President Rodrigo Duterte refuses to cooperate with an investigation of the Southeast Asian nation's drug war killings planned by the International Criminal Court (ICC), his spokesperson said Tuesday.
Rights groups and critics of the drug killings have welcomed the step by the ICC, saying a full-scale investigation will bring justice closer for the thousands of people killed in the bloody campaign.
"We will not cooperate because we are no longer a member," Harry Roque told a news conference. Duterte canceled the Philippines' membership in the ICC's founding treaty in March 2018.
"We do not need foreigners to investigate killings in the drug war because the legal system is working in the Philippines," Roque said, adding he believed launching a formal probe was "legally erroneous and politically motivated."
An ICC prosecutor sought authorization on Monday to open a full investigation into the killings, saying crimes against humanity could have been committed.
"The long arm of the law will soon catch up with Duterte and his accomplices," former opposition senator Antonio Trillanes said in a statement.
Efforts to look into the Philippines' drug war are "deeply regrettable," the Department of Foreign Affairs said Tuesday, noting that the government "has taken concrete and progressive" steps to address issues raised.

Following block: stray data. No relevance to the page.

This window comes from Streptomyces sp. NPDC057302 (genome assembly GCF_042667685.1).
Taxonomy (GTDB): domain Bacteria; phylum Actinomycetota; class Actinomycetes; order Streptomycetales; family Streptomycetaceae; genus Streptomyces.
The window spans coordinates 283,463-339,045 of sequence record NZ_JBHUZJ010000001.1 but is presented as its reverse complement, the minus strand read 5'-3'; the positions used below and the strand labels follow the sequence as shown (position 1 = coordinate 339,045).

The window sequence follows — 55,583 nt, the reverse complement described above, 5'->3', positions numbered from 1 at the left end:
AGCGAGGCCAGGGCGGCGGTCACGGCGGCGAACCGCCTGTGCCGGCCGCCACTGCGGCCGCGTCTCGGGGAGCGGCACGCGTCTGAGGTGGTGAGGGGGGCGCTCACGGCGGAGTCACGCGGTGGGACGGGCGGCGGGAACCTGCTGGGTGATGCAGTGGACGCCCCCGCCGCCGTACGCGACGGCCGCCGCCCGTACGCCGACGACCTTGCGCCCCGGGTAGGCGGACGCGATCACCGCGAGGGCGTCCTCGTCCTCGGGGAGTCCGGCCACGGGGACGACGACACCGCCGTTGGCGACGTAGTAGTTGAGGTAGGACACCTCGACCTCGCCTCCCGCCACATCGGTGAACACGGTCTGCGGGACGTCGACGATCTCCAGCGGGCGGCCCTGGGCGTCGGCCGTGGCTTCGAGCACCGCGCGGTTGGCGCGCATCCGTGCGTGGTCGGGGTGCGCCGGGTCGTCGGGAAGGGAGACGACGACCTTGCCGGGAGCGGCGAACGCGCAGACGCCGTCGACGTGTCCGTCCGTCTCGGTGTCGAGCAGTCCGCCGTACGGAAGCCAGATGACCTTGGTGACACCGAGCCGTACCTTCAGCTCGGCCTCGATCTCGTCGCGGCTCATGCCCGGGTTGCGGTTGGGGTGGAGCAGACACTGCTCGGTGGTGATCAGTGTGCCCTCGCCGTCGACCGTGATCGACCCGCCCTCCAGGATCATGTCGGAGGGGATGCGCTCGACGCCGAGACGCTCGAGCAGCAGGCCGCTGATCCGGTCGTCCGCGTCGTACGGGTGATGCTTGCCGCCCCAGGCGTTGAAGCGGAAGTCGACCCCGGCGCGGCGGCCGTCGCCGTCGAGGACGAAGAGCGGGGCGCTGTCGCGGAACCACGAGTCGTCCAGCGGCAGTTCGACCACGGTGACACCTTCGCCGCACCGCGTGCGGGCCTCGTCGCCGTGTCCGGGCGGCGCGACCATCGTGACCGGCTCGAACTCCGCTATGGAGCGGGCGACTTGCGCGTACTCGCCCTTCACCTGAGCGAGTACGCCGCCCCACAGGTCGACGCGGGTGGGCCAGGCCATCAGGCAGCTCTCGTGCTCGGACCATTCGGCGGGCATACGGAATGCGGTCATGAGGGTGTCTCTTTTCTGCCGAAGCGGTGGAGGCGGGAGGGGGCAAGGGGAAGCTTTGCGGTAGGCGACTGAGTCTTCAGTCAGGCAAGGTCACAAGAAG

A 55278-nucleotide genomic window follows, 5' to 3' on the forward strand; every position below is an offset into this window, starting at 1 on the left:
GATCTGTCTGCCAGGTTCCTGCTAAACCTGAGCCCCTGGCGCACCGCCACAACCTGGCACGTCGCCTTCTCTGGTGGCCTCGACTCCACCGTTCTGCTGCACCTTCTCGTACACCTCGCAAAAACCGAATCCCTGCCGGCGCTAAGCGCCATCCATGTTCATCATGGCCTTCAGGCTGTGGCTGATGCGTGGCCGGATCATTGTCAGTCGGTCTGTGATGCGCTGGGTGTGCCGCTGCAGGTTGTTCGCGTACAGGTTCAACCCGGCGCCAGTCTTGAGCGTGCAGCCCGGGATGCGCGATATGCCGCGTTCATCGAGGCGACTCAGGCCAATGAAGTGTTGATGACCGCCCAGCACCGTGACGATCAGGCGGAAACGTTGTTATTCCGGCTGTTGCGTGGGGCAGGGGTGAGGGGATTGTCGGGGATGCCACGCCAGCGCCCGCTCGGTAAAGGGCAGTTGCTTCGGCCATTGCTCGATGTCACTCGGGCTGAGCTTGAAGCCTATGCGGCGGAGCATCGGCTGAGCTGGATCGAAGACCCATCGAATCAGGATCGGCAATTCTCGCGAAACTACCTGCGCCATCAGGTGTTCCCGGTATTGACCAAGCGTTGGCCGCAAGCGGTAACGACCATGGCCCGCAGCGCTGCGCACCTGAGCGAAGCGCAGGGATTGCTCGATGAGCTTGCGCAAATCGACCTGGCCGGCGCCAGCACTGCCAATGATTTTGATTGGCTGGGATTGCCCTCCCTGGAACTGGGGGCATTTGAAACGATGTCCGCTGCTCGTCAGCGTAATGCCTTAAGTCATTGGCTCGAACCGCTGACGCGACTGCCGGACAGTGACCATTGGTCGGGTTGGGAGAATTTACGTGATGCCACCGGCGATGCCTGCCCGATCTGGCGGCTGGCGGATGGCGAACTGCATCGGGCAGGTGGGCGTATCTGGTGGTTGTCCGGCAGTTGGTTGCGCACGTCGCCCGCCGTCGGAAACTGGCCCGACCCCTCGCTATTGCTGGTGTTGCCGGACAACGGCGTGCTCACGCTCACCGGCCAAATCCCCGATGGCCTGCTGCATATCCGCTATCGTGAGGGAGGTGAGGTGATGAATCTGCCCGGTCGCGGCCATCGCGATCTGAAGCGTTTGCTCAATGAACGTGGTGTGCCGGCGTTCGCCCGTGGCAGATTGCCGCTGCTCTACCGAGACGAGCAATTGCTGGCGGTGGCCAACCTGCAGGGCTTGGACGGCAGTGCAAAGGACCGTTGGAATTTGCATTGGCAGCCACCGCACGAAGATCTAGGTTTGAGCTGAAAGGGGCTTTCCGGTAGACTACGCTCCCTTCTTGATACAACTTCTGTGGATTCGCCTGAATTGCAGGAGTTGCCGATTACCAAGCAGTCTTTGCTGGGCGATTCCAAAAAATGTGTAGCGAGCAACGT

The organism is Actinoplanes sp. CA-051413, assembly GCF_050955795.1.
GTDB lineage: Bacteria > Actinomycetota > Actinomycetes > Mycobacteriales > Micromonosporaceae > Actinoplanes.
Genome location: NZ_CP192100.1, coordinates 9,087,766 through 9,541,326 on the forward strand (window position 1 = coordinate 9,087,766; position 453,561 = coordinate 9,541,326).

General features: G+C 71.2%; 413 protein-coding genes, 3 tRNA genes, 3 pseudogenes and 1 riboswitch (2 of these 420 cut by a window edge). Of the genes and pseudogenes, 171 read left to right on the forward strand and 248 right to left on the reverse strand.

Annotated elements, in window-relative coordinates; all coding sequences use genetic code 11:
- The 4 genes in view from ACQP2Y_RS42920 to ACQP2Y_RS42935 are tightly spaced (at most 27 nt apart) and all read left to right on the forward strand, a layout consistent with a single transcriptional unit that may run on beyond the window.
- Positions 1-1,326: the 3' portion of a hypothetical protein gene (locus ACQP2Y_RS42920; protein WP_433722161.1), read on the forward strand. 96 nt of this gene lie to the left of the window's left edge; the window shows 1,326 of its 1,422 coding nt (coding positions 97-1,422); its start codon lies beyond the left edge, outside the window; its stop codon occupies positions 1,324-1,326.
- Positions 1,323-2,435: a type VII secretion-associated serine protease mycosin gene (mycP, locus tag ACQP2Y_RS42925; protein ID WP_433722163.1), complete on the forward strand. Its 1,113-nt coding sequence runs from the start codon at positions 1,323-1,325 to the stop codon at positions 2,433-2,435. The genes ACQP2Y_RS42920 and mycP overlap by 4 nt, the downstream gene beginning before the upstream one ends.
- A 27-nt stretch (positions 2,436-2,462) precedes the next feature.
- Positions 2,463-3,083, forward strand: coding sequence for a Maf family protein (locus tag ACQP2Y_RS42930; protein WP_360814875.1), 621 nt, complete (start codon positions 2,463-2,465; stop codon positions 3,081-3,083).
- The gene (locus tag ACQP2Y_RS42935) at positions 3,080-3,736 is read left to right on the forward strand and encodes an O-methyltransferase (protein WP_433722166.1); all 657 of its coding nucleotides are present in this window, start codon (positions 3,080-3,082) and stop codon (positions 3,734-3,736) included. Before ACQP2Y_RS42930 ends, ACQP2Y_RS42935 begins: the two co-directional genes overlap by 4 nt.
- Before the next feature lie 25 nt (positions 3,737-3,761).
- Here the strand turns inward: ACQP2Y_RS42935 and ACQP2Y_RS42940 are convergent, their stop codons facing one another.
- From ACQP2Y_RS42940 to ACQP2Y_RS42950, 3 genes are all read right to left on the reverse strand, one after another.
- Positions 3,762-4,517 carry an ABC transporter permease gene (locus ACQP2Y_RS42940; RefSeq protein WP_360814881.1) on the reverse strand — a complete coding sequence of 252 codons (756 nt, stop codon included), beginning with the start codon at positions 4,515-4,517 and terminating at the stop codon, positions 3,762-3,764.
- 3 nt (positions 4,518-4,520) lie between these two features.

"The Philippine Government finds deeply regrettable the announcement of the outgoing Prosecutor of the International Criminal Court to seek judicial authorization to proceed with an investigation of the Situation in the Philippines," the DFA said.
It added that a local inter-agency review panel is still reinvestigating deaths linked to the drug war and should be allowed to finish it.
"The Rome Statute requires the Court and the Office of the Prosecutor to respect and defer to the primary criminal jurisdiction of concerned State Party, while proceedings are ongoing in the latter," it said.
The Philippines, according to the DFA, has a long track record of constructive engagement with international and regional partners in human rights promotion and protection.
Since Duterte took office in 2016 until the end of April this year, police have killed more than 6,100 suspected drug dealers in sting operations, government data show.
Rights group say police were summarily executing suspects, but authorities say they were killed after violently resisting arrest.